Muni Update

February 26, 2018



In this week’s Municipal Market Update, we highlight the following:

 

Municipal Market Recap

Municipal bond funds reported investors put cash into funds, as weekly reporting funds experienced inflows of $347.403MM, after experiencing outflows of $443.409MM the week prior. The four-week moving average was positive at $203.707MM, after being positive at $312.146MM the week prior. We note that the bulk of fund inflows in 2018 have been to date into national funds, not into funds of high tax states. Investors still facing low rates overseas continue to find higher-yielding U.S. assets attractive. These factors should have both traditional and non-traditional market participants continuing to look for opportunities, especially as yields continue to rise.

Prices on municipals in the front-end of the curve were steady for the week. On Tuesday bonds maturing 10 years and longer weakened. On Wednesday bonds maturing in the intermediate part of the curve were steady, while the long-end weakened. On Thursday municipal prices were steady across the curve. On Friday prices on bonds 10 years and longer strengthened. Volume for the trading week is projected to be $4.8B, which is below last week’s revised level of $5.8B. Market participants report that the calendar looks promising for investors, even as a report on CUSIP requests casts doubt on prospects for near-term supply picking up. Market participants appear to be confident that this lower overall projected level of supply will not be sustained and that supply will start to pick up in mid-to-late spring.

This week’s economic calendar is full of data, but the big news may be new Fed Chairperson Powell’s first trip to the Hill for his semi-annual testimony.  He’ll testify before the House Financial Services Committee on Tuesday.  This week will also include reports on the housing market and construction spending, two reports on consumer confidence, the first revision to 4Q GDP, and January’s data on PCE inflation (Thu) and Personal Income and Spending.  The markets have keyed in on the inflation data, believing the foundation for firmer inflation is in place. The biggest risk to market volatility (from the economic data, at least) would be a surprise in any inflation metric.

Last week the yield on the two-year maturity on the MMD Triple-A Scale was unchanged from Thursday to Friday and ended the week at 1.52%.  Meanwhile, the yields on the 10- and 30-year maturities on the MMD Triple-A Scale each fell two basis points (bps) from Thursday to Friday and ended the week at 2.45% and 3.03%, respectively. Overall, week-over-week the yield on the two-year general obligation (GO) bond was unchanged, while the yield on the 10-year GO bond fell one bp and the yield on the 30-year GO bond rose one bp.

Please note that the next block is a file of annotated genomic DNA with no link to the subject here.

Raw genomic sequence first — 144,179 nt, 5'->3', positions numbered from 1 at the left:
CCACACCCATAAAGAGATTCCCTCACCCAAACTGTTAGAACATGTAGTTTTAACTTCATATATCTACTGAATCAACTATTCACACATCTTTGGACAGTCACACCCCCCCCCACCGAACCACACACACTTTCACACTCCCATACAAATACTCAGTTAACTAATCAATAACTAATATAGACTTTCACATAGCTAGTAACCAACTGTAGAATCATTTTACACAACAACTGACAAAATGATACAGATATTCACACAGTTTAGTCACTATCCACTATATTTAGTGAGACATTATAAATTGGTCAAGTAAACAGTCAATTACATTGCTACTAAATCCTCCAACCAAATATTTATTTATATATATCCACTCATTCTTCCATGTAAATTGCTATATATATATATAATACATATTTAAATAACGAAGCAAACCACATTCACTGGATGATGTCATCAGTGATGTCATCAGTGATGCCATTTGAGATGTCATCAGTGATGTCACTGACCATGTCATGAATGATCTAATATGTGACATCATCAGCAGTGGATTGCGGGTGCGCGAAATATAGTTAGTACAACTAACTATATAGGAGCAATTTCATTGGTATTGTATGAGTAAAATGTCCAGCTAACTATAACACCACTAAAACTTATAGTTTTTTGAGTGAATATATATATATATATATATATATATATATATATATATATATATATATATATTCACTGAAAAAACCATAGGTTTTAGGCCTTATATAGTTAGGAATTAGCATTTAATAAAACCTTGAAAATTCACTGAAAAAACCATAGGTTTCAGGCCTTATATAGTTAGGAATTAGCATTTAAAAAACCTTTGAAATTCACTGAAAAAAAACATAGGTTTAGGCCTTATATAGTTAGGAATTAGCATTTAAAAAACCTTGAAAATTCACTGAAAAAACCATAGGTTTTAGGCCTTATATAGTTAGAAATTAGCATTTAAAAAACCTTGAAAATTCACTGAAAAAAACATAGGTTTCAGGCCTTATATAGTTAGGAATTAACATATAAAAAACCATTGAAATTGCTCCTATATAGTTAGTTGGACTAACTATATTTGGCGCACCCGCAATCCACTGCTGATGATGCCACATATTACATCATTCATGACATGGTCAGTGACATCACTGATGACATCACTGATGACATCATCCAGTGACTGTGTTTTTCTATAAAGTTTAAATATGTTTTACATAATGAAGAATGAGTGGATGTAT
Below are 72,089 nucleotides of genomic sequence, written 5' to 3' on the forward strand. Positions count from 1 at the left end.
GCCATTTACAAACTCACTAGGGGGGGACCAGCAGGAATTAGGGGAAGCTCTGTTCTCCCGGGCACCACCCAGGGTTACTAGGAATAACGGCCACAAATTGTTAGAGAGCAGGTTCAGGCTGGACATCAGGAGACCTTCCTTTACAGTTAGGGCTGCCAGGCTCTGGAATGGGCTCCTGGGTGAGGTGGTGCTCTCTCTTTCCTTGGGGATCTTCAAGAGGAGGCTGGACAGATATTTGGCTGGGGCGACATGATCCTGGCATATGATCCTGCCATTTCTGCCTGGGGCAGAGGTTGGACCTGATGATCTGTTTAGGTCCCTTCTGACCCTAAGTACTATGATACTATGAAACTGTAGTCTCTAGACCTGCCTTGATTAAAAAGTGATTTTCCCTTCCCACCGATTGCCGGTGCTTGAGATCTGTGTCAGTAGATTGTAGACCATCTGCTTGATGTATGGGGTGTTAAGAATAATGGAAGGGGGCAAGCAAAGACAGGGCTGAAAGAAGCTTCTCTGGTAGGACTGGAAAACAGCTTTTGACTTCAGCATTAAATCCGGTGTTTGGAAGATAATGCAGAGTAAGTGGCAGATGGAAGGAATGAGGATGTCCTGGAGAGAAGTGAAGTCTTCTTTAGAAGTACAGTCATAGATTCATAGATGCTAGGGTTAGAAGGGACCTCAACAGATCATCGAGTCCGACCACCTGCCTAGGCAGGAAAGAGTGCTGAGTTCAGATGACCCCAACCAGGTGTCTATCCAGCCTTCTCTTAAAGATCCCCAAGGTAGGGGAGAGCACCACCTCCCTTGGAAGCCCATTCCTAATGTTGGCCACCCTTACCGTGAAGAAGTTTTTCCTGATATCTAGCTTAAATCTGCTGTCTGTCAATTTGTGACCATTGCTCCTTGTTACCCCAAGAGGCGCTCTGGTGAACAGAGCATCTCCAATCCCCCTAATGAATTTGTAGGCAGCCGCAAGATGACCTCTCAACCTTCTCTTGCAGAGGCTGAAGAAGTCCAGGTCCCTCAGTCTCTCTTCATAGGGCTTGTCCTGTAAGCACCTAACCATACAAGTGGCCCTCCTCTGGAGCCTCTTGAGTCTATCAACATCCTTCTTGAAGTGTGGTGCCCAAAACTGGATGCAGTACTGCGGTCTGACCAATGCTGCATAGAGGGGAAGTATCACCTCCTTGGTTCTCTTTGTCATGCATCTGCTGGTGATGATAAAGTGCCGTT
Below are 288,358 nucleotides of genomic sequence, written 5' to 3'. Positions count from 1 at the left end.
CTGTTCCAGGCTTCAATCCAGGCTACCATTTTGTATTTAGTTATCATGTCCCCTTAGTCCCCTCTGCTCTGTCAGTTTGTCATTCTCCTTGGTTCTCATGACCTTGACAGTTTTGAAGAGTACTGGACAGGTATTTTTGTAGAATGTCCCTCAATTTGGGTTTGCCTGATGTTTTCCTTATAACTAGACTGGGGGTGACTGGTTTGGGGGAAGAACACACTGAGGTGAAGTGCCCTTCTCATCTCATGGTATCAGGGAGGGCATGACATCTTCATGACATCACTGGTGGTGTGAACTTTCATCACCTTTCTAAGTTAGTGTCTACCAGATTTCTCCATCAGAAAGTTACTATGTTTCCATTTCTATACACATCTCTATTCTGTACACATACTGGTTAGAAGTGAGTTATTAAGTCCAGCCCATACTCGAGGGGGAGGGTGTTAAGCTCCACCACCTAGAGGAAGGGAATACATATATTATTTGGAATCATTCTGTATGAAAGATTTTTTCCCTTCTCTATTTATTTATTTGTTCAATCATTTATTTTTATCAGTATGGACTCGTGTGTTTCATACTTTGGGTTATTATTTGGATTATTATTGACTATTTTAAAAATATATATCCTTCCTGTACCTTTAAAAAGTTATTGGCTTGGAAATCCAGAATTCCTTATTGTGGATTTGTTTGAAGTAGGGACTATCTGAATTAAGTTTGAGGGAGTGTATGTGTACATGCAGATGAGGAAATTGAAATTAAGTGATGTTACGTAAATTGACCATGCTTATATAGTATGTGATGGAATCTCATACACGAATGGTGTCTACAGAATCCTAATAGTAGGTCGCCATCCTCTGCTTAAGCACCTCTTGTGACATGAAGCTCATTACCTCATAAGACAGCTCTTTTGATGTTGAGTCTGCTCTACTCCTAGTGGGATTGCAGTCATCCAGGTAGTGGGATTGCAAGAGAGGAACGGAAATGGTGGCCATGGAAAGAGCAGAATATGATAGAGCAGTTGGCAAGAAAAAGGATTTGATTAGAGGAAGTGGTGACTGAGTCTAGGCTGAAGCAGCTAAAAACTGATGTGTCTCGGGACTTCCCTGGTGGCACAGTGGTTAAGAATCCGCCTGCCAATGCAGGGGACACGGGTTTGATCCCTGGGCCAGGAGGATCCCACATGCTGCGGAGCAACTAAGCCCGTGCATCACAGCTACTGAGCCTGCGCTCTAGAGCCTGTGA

Last week the yield on the two-year maturity on the MMA Triple-A Scale was unchanged from Thursday to Friday and ended the week at 1.61%. Meanwhile, the yields on the 10- and 30-year maturities on the MMA Triple-A Scale each fell two bps from Thursday to Friday and ended the week at 2.43% and 3.07%, respectively. Overall, week-over-week the yields on the two- and 10-year GO bonds each fell one bp, while the yield on the 30-year GO bond was unchanged.

On Tuesday, prices on U.S. Treasuries started the week weaker. On Wednesday they weakened further across the curve. On Thursday they reversed course and strengthened. On Friday they were mixed. Overall, week-over-week the yield on the 10-year maturity was unchanged and closed the week at 2.88%. Meanwhile the yield on the two-year maturity rose four bps week-over-week and closed the week at 2.25%. This resulted in a week-over-week 2s/10s spread of 63 bps, four bps tighter than last week’s 2s/10s spread of 67 bps. The yield on the 30-year maturity rose two bps week-over-week, and finished the week at 3.16%.

 

Volume to be $4.8B for the Trading Week

Total volume for the coming week is estimated to be $4.8B, which is below the $5.8B in issuance last week, according to revised data from Thomson Reuters. This week’s calendar consists of $3.1B in negotiated deals and approximately $1.7B in competitive sales.

Baltimore County, Maryland, tops the slate as it will issue about $837.0MM of bonds and notes in four separate competitive offerings. On Wednesday the following two offerings will be priced: $225.0MM of GO metropolitan district bonds 80th issue, and $121.0MM of 2018 GO consolidated public improvement bonds. On Thursday, the County will sell $246.0MM of Series 2018 consolidated public improvement GO bond anticipation notes (BANs) and $245.0MM of Series 2018 metropolitan district GO BANs.

In the negotiated sector, Alabama’s Black Belt Energy Gas District plans to offer $653.0MM of gas prepay revenue bonds for Project Number 3. Also on tap this week, the New York State Thruway Authority plans to offer $600.0MM of Series L general revenue refunding bonds.

Participants will also have two airport deals to choose from this week. Houston, Texas plans to offer $417.0MM of airport system subordinate lien revenue and refunding bonds consisting of Series 2018A bonds subject to the alternative minimum tax (AMT) and Series 2018B non-AMT bonds. The other deal this week will come from the Los Angeles Department of Airports, which plans to offer $376.0MM of Series 2018 AMT subordinate revenue bonds for Los Angeles.

 

Municipal Bond Funds Posted Inflows for the Week       

Municipal bond funds posted inflows last week, as market participants put cash into funds, according to the latest data from Lipper. The weekly reporters saw $347.403MM of inflows, after experiencing outflows of $443.409MM the week prior. The four-week moving average was positive at $203.707MM, after being positive at $312.146MM the week prior.